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Author Topic: Mite Treatment and TBH  (Read 1812 times)
jgarzasr
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« on: September 27, 2005, 02:06:53 PM »

some questions:

I placed a bottom tray in my hive and after 48 hours there was a mite count of about 60-75.  I believe that this is high enough for treatment.  Should I treat these bees?  and if so what is everyone using?  I am leaning towards Apistan Strips.... does this contaminate any drawn comb?  Also what is the cut off date for treatment?

Other questions is on Top Bar Hives.  I really would like to move towards these hives - mainly because of ease and affordability.  Is it possible next spring to convert my current two hives from Lanstroth to TBH - and if so what is the easiest?

Thanks for all the replies.
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Michael Bush
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« Reply #1 on: September 27, 2005, 02:45:06 PM »

>I placed a bottom tray in my hive and after 48 hours there was a mite count of about 60-75.

In 24 hours that averages 30-37 mites.

> I believe that this is high enough for treatment.

Maybe.  It's on the border.

> Should I treat these bees?

Your choice.

> and if so what is everyone using?

I would use oxalic acid vapor if it was me.  Depending on the dimensions of your TBH you could either drill a hole in the front (or if you have one already use that) and use the pipe evaporator.  Or put a box on top with a gap between the bars.  Whatever works with what you have.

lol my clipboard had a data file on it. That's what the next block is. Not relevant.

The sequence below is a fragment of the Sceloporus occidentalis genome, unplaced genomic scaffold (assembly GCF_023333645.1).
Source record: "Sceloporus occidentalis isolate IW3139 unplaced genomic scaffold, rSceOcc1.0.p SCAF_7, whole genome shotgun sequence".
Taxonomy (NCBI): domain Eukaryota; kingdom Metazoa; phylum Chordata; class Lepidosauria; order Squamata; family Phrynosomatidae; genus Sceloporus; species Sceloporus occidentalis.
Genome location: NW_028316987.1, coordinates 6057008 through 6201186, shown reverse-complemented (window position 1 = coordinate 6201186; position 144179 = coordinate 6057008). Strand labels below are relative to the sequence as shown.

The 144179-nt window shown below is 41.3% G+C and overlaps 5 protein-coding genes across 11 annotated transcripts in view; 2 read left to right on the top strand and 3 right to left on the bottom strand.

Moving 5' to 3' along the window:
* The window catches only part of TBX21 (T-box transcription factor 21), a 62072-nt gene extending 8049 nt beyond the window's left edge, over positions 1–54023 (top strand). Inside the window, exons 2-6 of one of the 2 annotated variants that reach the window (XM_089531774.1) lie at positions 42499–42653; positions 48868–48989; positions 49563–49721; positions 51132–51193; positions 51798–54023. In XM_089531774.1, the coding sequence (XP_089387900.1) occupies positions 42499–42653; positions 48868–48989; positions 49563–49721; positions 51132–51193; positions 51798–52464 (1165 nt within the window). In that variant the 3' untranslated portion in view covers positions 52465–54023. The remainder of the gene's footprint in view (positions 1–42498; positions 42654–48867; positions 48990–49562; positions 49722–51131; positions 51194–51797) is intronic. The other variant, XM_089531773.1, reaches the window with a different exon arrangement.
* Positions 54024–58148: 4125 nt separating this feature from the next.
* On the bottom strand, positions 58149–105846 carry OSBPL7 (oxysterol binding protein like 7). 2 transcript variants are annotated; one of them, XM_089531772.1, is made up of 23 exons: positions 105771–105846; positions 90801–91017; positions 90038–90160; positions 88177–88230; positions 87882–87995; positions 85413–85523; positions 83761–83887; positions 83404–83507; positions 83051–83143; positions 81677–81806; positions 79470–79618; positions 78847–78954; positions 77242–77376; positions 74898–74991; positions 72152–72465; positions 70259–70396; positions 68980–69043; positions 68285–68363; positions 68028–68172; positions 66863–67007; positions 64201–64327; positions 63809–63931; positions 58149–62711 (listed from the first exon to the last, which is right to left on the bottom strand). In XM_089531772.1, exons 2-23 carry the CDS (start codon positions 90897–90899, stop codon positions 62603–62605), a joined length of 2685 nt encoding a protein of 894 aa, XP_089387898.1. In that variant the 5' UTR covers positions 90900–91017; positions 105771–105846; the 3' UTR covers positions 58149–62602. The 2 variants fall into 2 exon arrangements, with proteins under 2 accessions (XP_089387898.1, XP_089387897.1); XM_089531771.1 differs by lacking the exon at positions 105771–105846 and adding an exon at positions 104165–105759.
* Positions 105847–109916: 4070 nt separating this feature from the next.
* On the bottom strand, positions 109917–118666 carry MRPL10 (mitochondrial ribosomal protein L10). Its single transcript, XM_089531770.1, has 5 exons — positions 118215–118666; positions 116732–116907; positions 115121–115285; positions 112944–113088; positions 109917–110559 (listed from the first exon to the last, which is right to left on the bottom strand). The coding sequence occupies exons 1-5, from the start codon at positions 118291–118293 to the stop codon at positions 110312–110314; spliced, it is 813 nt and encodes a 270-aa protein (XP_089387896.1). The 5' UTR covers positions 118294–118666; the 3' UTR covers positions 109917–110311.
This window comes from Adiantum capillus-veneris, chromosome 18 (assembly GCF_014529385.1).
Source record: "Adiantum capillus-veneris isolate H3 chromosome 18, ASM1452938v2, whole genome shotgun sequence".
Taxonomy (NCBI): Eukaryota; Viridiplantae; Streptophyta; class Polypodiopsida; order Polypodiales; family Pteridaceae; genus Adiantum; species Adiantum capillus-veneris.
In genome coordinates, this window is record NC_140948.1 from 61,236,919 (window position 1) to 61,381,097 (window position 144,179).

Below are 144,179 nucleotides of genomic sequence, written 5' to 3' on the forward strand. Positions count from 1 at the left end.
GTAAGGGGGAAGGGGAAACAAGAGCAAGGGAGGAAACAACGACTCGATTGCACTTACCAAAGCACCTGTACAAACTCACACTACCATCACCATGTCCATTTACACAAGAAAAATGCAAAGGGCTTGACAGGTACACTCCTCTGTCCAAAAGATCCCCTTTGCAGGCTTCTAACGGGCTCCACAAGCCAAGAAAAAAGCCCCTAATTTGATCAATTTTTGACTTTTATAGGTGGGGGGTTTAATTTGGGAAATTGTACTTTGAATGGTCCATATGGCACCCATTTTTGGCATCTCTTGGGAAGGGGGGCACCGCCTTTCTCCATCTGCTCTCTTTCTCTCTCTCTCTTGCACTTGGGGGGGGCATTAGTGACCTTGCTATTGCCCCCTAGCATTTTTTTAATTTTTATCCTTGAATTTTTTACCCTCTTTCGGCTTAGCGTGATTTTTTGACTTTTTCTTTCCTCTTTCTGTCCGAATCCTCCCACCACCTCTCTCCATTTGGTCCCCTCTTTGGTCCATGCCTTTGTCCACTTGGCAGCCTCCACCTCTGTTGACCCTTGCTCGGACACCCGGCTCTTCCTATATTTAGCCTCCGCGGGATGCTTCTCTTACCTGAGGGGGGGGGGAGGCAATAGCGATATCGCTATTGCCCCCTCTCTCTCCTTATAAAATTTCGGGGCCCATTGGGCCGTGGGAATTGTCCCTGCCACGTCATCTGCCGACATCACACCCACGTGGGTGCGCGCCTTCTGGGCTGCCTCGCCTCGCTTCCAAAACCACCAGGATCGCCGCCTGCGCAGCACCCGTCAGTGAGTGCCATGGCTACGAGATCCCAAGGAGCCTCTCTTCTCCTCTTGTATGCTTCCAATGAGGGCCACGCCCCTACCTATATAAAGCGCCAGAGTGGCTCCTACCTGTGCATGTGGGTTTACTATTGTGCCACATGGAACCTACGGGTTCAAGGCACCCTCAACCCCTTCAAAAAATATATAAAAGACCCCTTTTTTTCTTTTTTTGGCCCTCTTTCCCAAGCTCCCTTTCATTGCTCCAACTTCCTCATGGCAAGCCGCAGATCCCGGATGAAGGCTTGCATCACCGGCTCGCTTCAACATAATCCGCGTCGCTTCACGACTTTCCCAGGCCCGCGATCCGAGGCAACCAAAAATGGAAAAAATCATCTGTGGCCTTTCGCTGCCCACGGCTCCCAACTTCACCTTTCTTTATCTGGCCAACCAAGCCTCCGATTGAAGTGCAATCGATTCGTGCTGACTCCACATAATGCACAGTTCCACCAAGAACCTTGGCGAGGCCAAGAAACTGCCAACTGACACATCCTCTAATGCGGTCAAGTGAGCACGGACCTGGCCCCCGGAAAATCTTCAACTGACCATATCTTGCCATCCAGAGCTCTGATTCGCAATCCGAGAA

> Apistan Strips.... does this contaminate any drawn comb?

Absolutely, they will containate the comb.

> Also what is the cut off date for treatment?

It depends on your climate.  Ideally you'd use it after brood rearing stops and pull it before the cold sets in too much to be opening the hive.  Here that would be middle October and pull it out when the instrutions say.  You may have to open when it's cold and just pull the strips without messing too much with the hive.  Since it's a top bar hive it should be easy enough to pull the strips from between the bars without exposing the bees to the cold.

>Other questions is on Top Bar Hives. I really would like to move towards these hives - mainly because of ease and affordability. Is it possible next spring to convert my current two hives from Lanstroth to TBH - and if so what is the easiest?